hereby dragonflies

For the dVerse prompt “dungeons and derivatives“:

Nothing comes from nothing,
there is no spontaneous generation.
Poems grow from words in waiting,
that swim beneath the surface
like nymphs in a pond.
I feel their movement
but I cannot see them clearly,
cannot grasp them.
Not until they are ready,
and then they rise,
seemingly coming into being
from the water itself.
They dry their wings,
and arrange themselves
ready for manoeuvres.
And hereby flights of dragonflies

There were two options, and I chose the second one: 

“You could choose to write about words seeming far out of reach of the Poet’s hands or as an obstruction which makes movement or flow difficult or impossible.”

and to think of a few words, then use derivatives of those words in the poem. 

The words that came to mind for me were “here be dragons” (yeah, a bit obvious with a D&D prompt), which became hereby, being and dragonflies.

Tricky prompt, Sanaa, with the two requirements! 


Filed under poem

19 responses to “hereby dragonflies

  1. This is splendid, magical, glorious, philosophical, scientific…. I just love it.

    • Thank you Worms!
      There’s a book by Una Woodruff called “Inventorum Natura” which has the most wonderful pictures of butterflies growing from ivy, etc, that I had in mind when I started writing this. But I don’t seem to have a copy anymore.

  2. You did this eloquently. What creativity, Kate. Keep going. Loving it.

  3. I love your response: a beautiful description of the arrival of poems into our lives 🙂

  4. cream elite!
    my two left feet
    not compromise
    no grace
    nor saving face
    north to south
    see how the seasons change rearrange

  5. Glad you made the list with a bit of time to spare! Love your take on Part II of the Sanaa challenge!

  6. Lately, I have seen so many dragonflies, and this tied so well into that image.

  7. I enjoyed the whole poem, Kate, but I’m now stuck on the first line: “Nothing comes from nothing.” It’s so profound the more I think about it! I also love the notion of words swimming like nymphs beneath the surface of a pond 🙂

    • Thanks Sunra!
      “Nothing comes from nothing” was Parmenides, or at least the first recorded version of it.
      Lucretius unpacked it:
      “But by observing Nature and her laws. And this will lay
      The warp out for us—her first principle: that nothing’s brought
      Forth by any supernatural power out of naught.
      For certainly all men are in the clutches of a dread—
      Beholding many things take place in heaven overhead
      Or here on earth whose causes they can’t fathom, they assign
      The explanation for these happenings to powers divine.
      Nothing can be made from nothing—once we see that’s so,
      Already we are on the way to what we want to know.”
      He also said there was only atoms and the void. 🙂
      I like it because as a physicist the closest we have to a belief system is a provisional acceptance of conservation laws – energy, charge, and, to a first approximation for simple systems involving pulleys and cables, conservation of string.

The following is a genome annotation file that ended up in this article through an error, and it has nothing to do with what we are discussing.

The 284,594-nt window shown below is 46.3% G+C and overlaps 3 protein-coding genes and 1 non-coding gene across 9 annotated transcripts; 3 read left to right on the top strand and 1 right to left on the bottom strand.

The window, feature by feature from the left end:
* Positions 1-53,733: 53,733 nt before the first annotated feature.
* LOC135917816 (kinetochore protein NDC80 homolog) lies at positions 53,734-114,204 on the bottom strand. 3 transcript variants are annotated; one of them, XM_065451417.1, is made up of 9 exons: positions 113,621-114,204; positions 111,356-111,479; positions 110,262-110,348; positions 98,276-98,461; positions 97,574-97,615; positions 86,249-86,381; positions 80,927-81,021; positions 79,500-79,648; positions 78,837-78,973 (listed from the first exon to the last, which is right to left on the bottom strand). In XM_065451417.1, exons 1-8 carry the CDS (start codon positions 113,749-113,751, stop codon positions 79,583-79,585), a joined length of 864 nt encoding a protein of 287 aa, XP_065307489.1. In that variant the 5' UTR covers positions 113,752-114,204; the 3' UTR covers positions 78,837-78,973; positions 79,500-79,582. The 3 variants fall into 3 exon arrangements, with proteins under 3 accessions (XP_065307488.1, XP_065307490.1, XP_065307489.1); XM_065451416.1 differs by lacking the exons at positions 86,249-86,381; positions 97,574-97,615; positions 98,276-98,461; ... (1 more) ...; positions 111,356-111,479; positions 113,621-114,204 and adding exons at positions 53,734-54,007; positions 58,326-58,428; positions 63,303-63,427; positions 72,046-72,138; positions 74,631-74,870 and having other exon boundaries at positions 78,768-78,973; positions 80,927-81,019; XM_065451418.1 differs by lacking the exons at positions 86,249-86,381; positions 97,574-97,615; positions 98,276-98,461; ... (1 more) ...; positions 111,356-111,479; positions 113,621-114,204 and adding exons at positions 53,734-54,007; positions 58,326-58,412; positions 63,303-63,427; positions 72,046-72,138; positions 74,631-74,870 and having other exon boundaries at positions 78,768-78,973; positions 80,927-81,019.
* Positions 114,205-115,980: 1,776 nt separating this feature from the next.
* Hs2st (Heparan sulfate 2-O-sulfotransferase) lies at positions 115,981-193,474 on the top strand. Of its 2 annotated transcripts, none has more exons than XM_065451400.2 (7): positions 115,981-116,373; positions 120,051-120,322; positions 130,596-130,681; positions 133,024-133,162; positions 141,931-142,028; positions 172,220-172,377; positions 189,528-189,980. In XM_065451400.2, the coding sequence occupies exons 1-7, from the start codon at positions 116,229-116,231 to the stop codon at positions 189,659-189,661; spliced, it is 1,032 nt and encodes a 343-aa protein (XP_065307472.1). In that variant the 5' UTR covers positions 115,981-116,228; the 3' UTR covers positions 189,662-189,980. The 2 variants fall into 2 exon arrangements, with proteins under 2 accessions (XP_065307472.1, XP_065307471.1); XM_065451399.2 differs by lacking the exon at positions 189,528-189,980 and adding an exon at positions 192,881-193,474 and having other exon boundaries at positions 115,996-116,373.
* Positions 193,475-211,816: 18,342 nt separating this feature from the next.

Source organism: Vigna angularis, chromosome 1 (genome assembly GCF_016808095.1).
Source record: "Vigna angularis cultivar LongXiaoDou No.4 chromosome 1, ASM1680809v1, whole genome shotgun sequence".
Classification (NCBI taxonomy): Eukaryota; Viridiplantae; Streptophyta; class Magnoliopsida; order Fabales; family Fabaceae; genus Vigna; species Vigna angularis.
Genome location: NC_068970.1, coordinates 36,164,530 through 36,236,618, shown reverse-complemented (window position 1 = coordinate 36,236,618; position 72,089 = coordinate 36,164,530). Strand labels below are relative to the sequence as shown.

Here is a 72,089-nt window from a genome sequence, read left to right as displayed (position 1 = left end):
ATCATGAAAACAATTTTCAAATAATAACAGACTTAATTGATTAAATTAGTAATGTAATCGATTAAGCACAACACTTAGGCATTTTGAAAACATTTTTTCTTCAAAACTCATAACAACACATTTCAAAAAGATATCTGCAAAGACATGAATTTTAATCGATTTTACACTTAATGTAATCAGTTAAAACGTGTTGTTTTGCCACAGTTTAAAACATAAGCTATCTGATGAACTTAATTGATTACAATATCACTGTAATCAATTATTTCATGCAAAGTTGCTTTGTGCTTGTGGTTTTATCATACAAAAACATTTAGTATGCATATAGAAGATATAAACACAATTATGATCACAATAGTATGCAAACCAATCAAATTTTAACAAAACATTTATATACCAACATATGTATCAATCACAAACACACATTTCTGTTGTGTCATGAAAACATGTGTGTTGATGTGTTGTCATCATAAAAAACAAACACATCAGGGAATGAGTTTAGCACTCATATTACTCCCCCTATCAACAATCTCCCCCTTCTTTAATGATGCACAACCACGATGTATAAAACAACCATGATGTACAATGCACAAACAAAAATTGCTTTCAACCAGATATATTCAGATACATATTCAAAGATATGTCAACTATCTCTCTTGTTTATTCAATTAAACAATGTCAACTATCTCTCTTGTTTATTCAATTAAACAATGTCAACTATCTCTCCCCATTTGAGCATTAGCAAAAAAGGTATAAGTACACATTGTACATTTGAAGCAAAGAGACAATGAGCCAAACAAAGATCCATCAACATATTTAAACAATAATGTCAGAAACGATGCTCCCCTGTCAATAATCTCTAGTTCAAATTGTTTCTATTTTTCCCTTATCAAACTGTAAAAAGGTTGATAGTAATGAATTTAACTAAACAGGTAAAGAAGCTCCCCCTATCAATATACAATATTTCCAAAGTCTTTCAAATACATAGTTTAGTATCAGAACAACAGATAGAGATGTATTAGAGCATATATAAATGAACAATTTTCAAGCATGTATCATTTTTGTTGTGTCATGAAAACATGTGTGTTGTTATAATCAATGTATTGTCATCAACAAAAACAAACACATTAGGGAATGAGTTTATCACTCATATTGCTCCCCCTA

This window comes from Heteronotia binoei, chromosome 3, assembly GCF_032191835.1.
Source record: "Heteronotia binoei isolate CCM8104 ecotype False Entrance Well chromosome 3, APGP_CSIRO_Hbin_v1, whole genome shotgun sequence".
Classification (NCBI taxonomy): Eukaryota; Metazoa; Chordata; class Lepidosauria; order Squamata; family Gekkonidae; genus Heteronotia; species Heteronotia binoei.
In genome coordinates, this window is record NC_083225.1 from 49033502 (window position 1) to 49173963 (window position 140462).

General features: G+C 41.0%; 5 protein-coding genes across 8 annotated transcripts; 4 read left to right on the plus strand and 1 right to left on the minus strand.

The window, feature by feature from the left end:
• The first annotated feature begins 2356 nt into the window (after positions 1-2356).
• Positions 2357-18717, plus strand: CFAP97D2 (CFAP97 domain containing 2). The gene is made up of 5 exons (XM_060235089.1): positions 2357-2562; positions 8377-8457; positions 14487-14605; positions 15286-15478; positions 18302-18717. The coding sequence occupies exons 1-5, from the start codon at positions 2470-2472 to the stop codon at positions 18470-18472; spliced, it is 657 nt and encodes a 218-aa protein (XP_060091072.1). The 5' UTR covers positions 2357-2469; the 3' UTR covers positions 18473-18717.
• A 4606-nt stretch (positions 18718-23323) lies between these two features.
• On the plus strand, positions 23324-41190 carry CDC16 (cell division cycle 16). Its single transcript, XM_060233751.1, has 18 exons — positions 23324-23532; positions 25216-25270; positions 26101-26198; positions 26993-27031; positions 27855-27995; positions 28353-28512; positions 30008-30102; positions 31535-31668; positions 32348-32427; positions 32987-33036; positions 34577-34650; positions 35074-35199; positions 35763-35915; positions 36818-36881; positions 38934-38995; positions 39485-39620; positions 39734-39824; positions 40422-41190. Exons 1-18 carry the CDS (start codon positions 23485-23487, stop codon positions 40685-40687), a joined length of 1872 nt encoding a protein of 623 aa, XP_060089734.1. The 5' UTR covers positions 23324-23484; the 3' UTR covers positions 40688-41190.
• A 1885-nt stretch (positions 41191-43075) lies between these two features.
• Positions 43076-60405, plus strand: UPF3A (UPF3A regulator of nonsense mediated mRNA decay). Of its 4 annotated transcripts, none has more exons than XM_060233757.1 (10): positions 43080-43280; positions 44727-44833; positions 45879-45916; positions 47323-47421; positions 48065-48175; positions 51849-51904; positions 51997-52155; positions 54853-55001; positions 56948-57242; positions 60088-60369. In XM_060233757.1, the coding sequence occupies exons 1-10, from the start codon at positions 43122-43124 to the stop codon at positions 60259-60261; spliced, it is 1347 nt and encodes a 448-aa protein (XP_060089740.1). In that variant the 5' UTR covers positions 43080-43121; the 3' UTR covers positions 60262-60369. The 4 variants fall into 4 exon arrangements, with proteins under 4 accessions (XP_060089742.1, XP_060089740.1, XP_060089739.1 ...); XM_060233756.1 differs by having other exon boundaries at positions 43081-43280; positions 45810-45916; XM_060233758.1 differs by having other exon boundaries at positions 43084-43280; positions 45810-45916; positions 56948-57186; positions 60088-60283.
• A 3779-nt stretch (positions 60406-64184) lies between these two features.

• Thank you so much for sharing that, that is fascinating! I love these lines:
        “And this will lay the warp out for us” – makes me think of time warps and the bending of particles.
        “For certainly all men are in the clutches of a dread” – how we fear what we don’t understand.
        I love the idea of there being only atoms and the void, it’s so poetic even though it’s true in one respect. How easy it is to forget we all consist of particles in constant motion.
        Your last sentence went over my head a little bit I’m afraid, I’m not as learned as you in this area, it made my mind boggle! (I didn’t realise you were a physicist?! Is there nothing you can’t do??)
        The line “nothing comes from nothing” still makes my mind boggle. The fact that “no-thing” means no one thing but everything as one – does that make sense? So to me, it sort of reads as “everything comes from everything” because we are all as one so no one thing comes from no one thing.
        Oh dear, what am I talking about on a Sunday morning?! 😂

        • Conservation principles just say however much there is, that’s all there is – you can move it around and change it’s form, but the total amount is the same. They apply to a bunch of things. Not really to string on an “all of time and space” basis 😀 but if you pull one end, the other end moves by the same amount – which is a surprisingly useful thing! Physics is easier than a lot of other areas, because there are only a few core ideas. Conservation is probably the most central. Economics is hard, because there is no conservation; money can come from nothing, go nowhere, and have no real meaning.
          I think you’re doing some deep thinking there for a Sunday morning 😀
          There’s a bit in a Terry Pratchett book where a character asks a sort of supercomputer “why” and the computer says “why what?” and the guy asks “why… anything?” and the computer says “because everything”. Sounds like you came to the same conclusion. 😀 ​
          And there’s heaps I can’t do, including my own tax return – I freeze in panic at it!

        • Ha ha ha! That is a fantastic explanation, you have explained it so succinctly, thank you! You’ve also given me some reading homework to look into but I’ll enjoy it 😊 I love the Terry Pratchett analogy, brilliant! 😂❤️

  8. sanaarizvi

    This is exquisitely drawn! I especially love the image; “They dry their wings,
    and arrange themselves ready for manoeuvres.” Thank you so much for adding your voice to the prompt. 💝💝

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